Central Diesel celebrates 50 years of business in Mobridge
Central Diesel founder Ron Unterseher has been conducting business the small town way for 50 years. The Glad Valley native founded Central Diesel on the east side of Mobridge in 1962 and he credits his longevity to fairness, customer service and community pride.
In his decades working with diesel engines he’s seen many changes. Trucking routes were deregulated in the 1980s and complex licensing requirements have been introduced for drivers. Changes to the way repairs are made have been introduced too. Where Ron once diagnosed sputtering engines by ear, computers have been introduced in diesel shops to run intricate diagnostics. But, said Ron, some things can never be replaced if a business wants to keep its doors open for very long.
“Everybody that comes into our shop, we know,” said Unterseher. “And if you’re going to run a business here unfairly, you’re not going to be in business very long.”
Thursday, July 26, Ron celebrates his official retirement after five decades of work in the diesel truck repair and parts industry.
Ron’s father was a trucker and as early as 12, he put Ron behind the wheel of a big rig. During the summer and after school, Ron would make deliveries of wheat and grain to elevators around Mobridge. At the time, there were no drivers licenses and all a driver needed to haul a load was a permit.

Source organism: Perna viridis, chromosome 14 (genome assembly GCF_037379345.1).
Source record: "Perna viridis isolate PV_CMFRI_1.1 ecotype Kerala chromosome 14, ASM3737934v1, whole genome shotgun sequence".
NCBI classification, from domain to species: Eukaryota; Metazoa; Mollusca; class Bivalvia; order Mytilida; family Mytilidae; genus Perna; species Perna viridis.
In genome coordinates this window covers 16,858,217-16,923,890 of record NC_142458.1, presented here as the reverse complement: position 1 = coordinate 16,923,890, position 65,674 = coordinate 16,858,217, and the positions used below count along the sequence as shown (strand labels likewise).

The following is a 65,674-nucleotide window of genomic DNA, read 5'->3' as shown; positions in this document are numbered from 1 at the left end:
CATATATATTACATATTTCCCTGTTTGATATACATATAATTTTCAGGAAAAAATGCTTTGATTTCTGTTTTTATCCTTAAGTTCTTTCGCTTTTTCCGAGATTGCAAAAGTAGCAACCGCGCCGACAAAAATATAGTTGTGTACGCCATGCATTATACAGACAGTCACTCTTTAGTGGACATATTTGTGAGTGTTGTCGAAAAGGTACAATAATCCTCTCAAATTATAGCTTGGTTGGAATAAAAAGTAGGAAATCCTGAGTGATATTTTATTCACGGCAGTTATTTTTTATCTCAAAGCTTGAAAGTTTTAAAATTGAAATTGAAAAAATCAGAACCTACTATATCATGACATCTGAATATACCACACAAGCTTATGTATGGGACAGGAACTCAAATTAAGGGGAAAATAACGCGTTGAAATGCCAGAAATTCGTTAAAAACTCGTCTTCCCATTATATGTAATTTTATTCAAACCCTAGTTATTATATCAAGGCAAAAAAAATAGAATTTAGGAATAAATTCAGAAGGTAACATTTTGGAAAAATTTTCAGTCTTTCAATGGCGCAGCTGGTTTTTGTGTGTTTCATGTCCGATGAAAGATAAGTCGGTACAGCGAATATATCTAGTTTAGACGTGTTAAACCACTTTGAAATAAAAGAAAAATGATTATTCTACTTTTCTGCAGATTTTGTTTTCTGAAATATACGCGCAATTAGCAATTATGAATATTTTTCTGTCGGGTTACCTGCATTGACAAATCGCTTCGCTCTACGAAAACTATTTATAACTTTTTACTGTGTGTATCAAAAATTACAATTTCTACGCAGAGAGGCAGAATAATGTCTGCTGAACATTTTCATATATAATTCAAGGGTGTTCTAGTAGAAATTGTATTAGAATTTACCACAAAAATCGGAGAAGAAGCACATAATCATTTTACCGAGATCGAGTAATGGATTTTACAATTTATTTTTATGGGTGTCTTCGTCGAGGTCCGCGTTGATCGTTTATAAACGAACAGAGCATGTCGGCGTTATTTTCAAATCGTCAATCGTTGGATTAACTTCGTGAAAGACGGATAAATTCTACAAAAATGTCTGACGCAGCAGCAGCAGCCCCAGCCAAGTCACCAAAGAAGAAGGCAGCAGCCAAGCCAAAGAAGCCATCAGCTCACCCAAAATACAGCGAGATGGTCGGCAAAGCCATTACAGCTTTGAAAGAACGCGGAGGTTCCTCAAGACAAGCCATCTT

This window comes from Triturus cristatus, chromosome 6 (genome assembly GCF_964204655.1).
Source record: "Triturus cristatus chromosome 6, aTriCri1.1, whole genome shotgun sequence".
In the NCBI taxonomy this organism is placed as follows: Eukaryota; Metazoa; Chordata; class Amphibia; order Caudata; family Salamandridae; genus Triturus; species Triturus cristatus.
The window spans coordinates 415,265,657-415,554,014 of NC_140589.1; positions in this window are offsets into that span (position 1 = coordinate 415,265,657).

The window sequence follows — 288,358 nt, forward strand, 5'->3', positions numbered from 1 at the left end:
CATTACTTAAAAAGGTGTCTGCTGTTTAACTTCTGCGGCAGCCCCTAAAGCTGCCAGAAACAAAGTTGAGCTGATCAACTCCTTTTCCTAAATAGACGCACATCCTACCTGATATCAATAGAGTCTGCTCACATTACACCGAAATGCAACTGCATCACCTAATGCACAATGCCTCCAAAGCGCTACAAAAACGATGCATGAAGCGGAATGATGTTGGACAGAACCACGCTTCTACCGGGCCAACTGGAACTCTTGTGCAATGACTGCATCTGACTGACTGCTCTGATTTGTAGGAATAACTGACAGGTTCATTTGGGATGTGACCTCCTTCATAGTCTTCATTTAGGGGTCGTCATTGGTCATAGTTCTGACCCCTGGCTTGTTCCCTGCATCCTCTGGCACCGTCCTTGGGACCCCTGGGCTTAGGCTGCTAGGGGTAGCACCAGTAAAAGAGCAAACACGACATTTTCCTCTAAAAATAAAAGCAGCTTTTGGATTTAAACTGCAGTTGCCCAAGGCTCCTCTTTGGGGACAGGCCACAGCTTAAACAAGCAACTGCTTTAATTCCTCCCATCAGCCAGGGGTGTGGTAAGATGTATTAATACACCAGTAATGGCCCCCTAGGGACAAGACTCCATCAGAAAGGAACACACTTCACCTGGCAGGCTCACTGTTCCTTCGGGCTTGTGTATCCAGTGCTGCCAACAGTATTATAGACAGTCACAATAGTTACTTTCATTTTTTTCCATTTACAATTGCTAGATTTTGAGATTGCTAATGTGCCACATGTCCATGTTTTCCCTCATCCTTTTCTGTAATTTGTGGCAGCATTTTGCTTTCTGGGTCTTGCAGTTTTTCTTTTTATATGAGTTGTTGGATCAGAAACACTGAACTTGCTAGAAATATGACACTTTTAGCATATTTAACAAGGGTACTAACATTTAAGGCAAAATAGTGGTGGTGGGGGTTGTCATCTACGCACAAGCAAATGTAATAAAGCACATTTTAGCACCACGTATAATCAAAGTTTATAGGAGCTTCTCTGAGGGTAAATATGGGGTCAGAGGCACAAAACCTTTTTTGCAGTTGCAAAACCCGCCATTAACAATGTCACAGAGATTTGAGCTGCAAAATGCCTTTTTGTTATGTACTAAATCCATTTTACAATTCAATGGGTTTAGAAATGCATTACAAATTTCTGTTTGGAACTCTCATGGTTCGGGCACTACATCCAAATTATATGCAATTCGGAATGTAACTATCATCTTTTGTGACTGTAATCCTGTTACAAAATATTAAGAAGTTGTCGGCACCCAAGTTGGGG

“I remember the first time I made a delivery, my dad asked me If I could do it and I said I thought I could,” said Ron. “I pulled up to the elevator and all the guys were laughing and pointing because I could barely see over the wheel.”
Diesel trucks were first introduced to Mobridge in the 1950s. He bought his first diesel truck in 1959, a Freightliner, but found that reliable parts and repairs for the trucks were difficult to find around Mobridge. He went to the Cummins school at the manufacturers factory in Indiana and became a certified Cummins mechanic and dealer. Ron graduated in a class of eight and, in 1962, opened Central Diesel to support the growing demand for diesel truck services.
Central Diesel handles engines from all around the area. Everything from farm trucks to municipal repair vehicles and agricultural equipment comes through the shop. With the energy boom in North Dakota, Central Diesel has been repairing vehicles off the oil fields. Recently, the business was handed down to his son John, who said he is dedicated to maintaining the legacy of his father.
“My father works harder than anybody I’ve ever known,” said John. “As a kid I remember he was always at work and I’ve tried to learn as much as I can from him and his work ethic.”
Thursday, July 19, Central Deisel is hosting an open house from 11 a.m. to 3 p.m. in honor of Ron’s retirement and 80th birthday.